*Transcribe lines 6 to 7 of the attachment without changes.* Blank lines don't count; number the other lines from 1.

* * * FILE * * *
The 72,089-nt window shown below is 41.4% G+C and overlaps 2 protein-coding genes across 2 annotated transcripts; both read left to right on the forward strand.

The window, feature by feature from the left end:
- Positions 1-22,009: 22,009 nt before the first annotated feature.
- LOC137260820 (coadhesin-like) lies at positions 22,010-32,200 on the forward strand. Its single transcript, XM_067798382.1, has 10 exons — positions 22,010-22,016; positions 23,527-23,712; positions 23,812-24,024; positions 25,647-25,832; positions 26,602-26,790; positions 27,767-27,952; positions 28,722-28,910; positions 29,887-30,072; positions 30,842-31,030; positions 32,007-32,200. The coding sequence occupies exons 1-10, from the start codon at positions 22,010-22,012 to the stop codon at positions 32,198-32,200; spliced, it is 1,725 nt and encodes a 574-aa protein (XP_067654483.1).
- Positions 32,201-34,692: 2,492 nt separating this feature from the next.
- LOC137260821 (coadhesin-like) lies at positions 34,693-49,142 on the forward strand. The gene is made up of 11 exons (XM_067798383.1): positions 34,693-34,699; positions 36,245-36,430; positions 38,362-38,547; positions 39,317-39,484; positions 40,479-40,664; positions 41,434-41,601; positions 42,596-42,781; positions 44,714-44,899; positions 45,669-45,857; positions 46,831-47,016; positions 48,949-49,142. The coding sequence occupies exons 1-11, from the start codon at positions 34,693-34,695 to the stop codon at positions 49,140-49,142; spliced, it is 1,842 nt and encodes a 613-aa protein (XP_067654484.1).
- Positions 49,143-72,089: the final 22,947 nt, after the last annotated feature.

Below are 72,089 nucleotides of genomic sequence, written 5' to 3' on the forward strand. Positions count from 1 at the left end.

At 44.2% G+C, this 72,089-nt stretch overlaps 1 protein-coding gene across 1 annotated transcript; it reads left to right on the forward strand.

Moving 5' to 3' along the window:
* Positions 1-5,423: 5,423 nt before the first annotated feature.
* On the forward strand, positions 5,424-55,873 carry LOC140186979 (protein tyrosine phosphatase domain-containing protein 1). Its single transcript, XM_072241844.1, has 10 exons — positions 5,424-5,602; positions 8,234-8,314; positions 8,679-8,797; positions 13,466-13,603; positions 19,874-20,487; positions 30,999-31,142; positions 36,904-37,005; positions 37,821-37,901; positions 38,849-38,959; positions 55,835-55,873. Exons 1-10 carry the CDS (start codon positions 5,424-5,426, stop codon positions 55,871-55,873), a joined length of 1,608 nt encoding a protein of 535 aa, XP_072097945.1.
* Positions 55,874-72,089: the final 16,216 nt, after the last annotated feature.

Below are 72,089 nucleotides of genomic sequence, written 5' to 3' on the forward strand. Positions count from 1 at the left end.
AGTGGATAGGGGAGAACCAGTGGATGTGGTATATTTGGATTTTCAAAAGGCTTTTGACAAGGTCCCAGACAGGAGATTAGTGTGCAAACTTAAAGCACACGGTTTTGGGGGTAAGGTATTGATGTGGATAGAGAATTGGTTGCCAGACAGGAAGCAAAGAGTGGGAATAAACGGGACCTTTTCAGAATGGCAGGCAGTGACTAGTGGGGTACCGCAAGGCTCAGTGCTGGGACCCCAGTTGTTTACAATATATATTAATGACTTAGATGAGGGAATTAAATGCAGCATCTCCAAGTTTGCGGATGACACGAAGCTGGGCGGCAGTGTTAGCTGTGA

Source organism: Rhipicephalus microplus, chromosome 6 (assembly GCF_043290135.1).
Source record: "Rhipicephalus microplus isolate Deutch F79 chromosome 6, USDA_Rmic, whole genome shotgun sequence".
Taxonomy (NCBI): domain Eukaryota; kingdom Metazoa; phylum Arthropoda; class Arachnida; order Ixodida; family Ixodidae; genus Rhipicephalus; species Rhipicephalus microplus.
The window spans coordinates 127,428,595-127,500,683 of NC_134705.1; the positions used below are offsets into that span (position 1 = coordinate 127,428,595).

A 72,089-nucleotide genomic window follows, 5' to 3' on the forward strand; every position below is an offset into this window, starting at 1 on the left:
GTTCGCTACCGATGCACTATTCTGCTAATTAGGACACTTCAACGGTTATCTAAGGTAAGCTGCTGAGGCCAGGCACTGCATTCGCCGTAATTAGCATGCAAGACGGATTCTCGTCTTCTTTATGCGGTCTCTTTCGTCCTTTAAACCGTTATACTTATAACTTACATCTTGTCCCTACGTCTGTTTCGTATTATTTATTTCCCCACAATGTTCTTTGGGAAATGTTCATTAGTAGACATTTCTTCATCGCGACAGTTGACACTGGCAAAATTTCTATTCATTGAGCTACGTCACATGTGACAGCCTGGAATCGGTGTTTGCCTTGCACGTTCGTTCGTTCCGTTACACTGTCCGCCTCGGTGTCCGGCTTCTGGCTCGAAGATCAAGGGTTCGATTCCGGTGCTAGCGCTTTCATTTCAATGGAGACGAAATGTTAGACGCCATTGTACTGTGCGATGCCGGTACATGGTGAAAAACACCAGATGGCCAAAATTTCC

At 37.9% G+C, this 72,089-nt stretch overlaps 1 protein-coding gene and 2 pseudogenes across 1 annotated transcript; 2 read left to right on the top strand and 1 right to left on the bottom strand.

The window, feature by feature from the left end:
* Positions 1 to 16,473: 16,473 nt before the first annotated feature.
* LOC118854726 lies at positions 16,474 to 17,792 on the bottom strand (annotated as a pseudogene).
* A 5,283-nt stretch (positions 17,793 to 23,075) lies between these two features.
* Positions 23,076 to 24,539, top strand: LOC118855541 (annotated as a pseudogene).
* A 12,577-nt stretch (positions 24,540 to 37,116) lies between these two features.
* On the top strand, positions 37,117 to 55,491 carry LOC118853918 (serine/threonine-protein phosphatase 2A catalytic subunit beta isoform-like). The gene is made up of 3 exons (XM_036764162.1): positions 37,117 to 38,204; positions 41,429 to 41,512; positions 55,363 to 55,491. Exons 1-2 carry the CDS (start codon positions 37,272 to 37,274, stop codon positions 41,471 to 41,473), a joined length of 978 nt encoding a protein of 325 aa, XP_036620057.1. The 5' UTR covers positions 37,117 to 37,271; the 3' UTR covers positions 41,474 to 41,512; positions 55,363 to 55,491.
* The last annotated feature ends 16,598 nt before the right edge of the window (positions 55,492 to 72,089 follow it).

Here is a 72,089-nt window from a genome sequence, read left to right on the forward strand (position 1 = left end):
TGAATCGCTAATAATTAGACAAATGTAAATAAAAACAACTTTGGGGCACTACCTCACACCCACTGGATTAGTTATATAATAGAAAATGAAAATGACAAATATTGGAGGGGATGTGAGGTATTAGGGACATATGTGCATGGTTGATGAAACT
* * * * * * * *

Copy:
- LOC137260821 (coadhesin-like) lies at positions 34,693-49,142 on the forward strand. The gene is made up of 11 exons (XM_067798383.1): positions 34,693-34,699; positions 36,245-36,430; positions 38,362-38,547; positions 39,317-39,484; positions 40,479-40,664; positions 41,434-41,601; positions 42,596-42,781; positions 44,714-44,899; positions 45,669-45,857; positions 46,831-47,016; positions 48,949-49,142. The coding sequence occupies exons 1-11, from the start codon at positions 34,693-34,695 to the stop codon at positions 49,140-49,142; spliced, it is 1,842 nt and encodes a 613-aa protein (XP_067654484.1).
- Positions 49,143-72,089: the final 22,947 nt, after the last annotated feature.